WFH, Productivity, and Evolving Preferences

With worker productivity weakening, business leaders are calling for employees to return to in-person work. The WSJ recently reported recently reported that many employers are recognizing these challenges and requiring in-person work: “Some 72.5% of business establishments said their employees teleworked rarely or not at all last year, according to a Labor Department report. That figure climbed from 60.1% in 2021. The survey showed about 21 million more workers on-site full time in 2022, compared with the prior year.”

Employees, too, are acknowledging the importance of interpersonal connections at work. According to Fast Company, that’s especially true within the Gen Z workforce: “People have claimed that Gen Z workers are ‘quiet quitting’… No, a lack of work ethic isn’t to blame—but a lack of interpersonal connection and belonging in the workplace may very well be.”

Many companies are reducing their office footprints, but there are plenty of promising signs for the long-term stability of Chicago’s CBD:

  • Increased Foot Traffic

    For the first time since the pandemic, more than half of Chicago’s workforce has returned to the office. Chicago has now surpassed other major markets including New York and Los Angeles as employers reestablish pre-pandemic workplace policies and emphasize the need for collaborative office space.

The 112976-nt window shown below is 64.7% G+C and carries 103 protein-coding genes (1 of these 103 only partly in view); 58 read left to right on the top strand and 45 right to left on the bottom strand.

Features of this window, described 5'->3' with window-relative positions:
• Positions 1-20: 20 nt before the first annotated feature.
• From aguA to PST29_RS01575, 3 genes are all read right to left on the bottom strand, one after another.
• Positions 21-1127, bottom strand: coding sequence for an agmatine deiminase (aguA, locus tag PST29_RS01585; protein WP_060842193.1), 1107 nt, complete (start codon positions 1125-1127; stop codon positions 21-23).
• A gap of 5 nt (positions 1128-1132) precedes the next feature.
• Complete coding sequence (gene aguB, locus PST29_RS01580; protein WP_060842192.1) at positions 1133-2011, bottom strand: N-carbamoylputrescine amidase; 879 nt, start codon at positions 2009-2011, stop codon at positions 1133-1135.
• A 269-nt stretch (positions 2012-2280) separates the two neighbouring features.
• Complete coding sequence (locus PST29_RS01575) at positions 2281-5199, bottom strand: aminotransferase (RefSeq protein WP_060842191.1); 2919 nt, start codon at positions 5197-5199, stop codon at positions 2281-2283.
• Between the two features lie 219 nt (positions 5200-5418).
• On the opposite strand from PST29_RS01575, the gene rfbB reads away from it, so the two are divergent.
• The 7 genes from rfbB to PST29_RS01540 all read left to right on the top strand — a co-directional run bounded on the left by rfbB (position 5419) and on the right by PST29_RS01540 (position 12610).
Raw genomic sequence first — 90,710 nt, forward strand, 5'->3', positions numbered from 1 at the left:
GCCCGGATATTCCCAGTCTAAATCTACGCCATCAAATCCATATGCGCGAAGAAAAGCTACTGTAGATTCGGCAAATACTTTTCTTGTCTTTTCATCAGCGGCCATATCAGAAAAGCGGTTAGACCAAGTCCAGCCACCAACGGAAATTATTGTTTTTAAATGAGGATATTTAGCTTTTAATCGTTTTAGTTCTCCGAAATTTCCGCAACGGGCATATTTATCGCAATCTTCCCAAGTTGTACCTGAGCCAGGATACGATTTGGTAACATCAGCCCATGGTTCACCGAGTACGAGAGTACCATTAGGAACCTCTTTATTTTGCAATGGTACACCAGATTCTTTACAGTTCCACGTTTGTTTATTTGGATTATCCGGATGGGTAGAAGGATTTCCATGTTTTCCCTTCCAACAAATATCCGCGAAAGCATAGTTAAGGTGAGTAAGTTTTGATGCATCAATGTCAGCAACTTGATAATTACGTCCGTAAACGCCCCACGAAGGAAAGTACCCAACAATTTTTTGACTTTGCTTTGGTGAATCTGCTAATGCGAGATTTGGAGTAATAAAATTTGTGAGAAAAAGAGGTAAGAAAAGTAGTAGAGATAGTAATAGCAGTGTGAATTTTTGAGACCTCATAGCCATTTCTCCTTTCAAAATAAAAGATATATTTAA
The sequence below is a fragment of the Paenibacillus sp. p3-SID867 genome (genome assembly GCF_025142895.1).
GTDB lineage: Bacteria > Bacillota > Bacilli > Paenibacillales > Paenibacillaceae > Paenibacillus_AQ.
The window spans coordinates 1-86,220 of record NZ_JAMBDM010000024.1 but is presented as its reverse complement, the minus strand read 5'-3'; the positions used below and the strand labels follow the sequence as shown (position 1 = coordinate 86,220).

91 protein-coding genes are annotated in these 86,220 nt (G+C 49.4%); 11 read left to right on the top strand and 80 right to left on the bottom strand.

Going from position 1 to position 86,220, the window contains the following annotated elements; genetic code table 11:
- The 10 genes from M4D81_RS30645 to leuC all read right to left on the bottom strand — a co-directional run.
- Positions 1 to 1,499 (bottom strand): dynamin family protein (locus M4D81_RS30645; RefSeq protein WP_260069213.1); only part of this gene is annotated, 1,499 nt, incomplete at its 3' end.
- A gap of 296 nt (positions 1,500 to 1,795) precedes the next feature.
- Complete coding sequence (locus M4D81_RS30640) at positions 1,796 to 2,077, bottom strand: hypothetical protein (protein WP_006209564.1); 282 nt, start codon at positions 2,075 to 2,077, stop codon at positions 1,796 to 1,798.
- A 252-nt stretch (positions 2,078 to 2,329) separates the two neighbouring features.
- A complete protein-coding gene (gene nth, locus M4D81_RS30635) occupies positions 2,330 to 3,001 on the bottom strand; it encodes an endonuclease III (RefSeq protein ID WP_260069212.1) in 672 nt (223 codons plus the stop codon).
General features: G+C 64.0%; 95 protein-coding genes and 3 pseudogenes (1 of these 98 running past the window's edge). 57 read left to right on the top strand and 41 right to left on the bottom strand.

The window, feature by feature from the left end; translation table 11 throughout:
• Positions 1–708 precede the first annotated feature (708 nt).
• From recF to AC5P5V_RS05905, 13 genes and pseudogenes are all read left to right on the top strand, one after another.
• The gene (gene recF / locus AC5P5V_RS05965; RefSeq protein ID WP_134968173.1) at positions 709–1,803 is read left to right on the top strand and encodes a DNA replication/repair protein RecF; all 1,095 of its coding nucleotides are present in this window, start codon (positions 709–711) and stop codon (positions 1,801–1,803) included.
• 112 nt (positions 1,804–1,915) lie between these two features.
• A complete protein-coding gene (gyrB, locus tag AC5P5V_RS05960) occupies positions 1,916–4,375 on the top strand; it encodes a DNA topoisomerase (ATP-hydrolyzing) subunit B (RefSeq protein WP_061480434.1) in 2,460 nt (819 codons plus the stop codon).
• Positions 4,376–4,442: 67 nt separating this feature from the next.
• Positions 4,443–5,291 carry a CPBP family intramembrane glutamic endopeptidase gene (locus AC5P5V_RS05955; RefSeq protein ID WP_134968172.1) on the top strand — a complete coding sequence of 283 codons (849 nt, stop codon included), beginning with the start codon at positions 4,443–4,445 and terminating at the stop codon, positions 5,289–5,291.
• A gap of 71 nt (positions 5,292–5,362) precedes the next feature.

• Public Transit Use

    CTA ridership increased by nearly 25% through 2022, and Metra ridership jumped by 42% in the same timeframe. Even though public transit usage remains below pre-pandemic levels, the consistent increase in commuters coupled with higher levels of foot-traffic are positives for the Loop’s economy.

    Source: CBS Chicago

  • Federal Legislation

    Federal workers returning to the office could be the first step to bringing government employees of all levels back for in-person work, which could help restore life to Chicago’s struggling Central Loop. More than 80% of government office space in Chicago is located in this submarket.

    Source: CoStar

  • Google’s Commitment to Chicago

    Even though Google is reducing their overall office footprint nationally, they are expanding their presence in Chicago by purchasing the 1-million square foot Thompson Center in the Central Loop. Chicago remains a top location for growth in the eyes of Google, citing untapped tech talent and the extensive public transit system as two main drivers of their decision.

    Source: CoStar

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